Planning for a beluga and seal hunt using only harpoons and spears and catching ducks with nets, Don Ayalik was ready to teach his protege and close friend Jeremy Tremblay more traditional skills.
They had ventured out on the land and water many times together as Ayalik shared Inuit harvesting practices and principles.
But there won’t be another occasion.
Tremblay died suddenly on April 25 at age 37.
Ayalik’s hunting partner was always eager to learn traditional skills, and he was happy to share his game with members of the community, Ayalik recalled.
“He was very compassionate about other people and very thoughtful of the things they needed and what they wanted,” Ayalik said of Tremblay. “A lot of elders are going to miss him.”
Ayalik knows the depth of Tremblay’s kindness. When Ayalik encountered hard times and was living in a tent for over two years, even at -40C, Tremblay often checked on him.
“He’d come see me and ask me if I needed anything,” he recalled. “Jeremy was always there for me. He helped me through everything.”
Jeremy’s two children were his greatest love, according to those who were close to him.
“To see him with his kids, it was very touching. He really lit up when he was talking about them or showing pictures of them. It was really his pride and joy,” said Lori Rudyk, who met Tremblay in 1999 when she befriended Jeremy’s mother, Naomi, a teacher.
Derrick Power, Tremblay’s boss at the Kugluktuk Co-op, also knew that about him.
“He was a loving father,” said Power. “His children came before anything.”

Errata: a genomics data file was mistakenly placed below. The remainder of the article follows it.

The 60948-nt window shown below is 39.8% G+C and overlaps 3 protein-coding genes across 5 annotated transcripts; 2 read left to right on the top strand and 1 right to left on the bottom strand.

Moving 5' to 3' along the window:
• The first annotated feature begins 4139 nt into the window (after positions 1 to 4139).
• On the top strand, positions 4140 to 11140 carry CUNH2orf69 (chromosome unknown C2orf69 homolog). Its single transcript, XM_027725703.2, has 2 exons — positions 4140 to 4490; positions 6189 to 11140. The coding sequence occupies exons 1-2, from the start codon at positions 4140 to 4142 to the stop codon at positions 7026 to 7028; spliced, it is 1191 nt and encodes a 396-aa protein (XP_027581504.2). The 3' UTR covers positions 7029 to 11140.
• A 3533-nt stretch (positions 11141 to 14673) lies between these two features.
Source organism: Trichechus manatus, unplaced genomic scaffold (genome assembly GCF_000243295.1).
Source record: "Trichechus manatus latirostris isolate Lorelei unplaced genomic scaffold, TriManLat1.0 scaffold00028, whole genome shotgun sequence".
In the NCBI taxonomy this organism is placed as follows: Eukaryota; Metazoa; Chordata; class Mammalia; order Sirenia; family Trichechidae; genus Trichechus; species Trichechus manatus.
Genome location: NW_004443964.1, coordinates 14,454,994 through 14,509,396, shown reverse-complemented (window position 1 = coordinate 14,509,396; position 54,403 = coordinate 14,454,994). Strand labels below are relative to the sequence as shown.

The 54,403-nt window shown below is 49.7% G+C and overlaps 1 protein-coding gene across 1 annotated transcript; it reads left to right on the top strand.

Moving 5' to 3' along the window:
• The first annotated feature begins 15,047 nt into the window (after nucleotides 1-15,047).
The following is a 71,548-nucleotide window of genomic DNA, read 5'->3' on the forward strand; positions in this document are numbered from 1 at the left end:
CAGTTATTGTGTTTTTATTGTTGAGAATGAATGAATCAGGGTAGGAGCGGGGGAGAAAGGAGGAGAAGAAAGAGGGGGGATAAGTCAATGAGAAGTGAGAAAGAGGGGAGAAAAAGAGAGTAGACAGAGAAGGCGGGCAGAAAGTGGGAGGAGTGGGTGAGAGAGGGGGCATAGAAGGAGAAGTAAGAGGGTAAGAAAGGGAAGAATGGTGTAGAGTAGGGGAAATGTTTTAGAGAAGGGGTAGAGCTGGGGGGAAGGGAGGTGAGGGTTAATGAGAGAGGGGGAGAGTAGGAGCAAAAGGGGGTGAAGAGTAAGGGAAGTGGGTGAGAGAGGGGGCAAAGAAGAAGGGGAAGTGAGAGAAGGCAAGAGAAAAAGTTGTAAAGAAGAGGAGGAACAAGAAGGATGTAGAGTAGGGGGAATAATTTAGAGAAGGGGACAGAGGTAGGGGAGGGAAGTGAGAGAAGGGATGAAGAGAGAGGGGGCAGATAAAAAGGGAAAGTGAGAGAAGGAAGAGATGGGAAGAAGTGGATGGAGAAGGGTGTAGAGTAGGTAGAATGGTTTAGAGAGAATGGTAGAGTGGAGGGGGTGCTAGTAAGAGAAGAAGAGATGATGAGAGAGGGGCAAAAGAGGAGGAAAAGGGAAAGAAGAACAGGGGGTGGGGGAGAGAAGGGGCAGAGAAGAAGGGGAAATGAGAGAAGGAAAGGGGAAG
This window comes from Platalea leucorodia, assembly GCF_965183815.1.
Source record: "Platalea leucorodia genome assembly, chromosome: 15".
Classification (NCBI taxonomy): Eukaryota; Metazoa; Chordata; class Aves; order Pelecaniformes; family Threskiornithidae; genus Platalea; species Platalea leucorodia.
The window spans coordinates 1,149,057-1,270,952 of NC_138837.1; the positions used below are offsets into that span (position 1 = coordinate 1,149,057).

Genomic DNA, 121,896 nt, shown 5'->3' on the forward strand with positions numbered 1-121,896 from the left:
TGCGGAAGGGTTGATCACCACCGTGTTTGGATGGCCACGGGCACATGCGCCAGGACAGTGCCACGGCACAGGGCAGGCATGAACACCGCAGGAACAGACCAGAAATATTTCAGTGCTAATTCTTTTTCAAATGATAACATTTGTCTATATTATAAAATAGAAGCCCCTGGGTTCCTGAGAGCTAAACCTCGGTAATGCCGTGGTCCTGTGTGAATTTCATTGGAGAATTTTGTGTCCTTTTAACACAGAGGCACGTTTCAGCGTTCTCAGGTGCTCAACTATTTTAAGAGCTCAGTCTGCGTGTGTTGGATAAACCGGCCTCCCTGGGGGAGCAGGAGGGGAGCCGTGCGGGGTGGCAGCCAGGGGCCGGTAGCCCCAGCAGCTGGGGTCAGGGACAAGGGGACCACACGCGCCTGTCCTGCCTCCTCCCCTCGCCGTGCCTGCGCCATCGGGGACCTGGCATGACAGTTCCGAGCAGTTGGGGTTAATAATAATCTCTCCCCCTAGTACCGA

At the store, Tremblay’s co-workers and customers became comfortably familiar with his unassuming and friendly demeanour over several years.
Power described him as a “jack of all trades” who could maintain the office, work with groceries, drive the truck, do deliveries and more.
“(He) never complained. He did what he was asked, no problems,” Power said. “He was a very pleasant individual, very soft-spoken and very easy to get along with. He was a very nice, easy-going person… We all miss him every day.”
“He presented sort of as a very quiet guy but once you get to know him, you’d soon see he was very intelligent, had a great sense of humour, and also very kind, patient, generous with his time,” she said. “He was always willing to help. He helped me many times, taking care of my son, my cat and my house when I was away. He was just willing to help for the sake of being a friend… I don’t think he had any idea how he touched people just by his patience, kindness and helpfulness.”
Tremblay was also keenly interested in bikes, travelling, photography and guns. Ayalik recalled the two of them practising their marksmanship many times. The pair met when Tremblay was 14, shortly after Tremblay moved to Kugluktuk. Ayalik was about 17 years older. Over the years, their time together would sometimes veer into philosophical and spiritual conversations.
“I’m glad for good memories,” Ayalik said. “He was like my adopted son, my brother and my best friend all put into one… I realized some people are born brothers but some brotherhoods are earned.”